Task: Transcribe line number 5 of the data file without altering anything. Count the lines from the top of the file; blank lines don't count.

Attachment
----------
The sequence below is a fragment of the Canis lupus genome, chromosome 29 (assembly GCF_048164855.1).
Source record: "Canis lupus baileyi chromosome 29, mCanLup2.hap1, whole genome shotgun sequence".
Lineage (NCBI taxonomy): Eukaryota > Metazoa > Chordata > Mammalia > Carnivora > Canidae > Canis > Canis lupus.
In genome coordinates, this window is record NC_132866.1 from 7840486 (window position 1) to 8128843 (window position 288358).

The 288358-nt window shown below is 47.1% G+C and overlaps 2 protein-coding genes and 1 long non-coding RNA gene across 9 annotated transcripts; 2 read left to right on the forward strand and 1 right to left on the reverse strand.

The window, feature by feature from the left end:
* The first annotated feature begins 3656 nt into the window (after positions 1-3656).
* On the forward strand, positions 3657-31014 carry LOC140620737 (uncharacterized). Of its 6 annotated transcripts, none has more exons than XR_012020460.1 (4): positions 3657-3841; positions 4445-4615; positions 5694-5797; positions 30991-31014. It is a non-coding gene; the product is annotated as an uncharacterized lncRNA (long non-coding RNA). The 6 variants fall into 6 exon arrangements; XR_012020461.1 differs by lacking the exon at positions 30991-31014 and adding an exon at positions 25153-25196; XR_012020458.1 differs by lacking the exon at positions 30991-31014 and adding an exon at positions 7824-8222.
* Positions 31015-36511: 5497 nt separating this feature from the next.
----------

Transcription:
The 288358-nt window shown below is 47.1% G+C and overlaps 2 protein-coding genes and 1 long non-coding RNA gene across 9 annotated transcripts; 2 read left to right on the forward strand and 1 right to left on the reverse strand.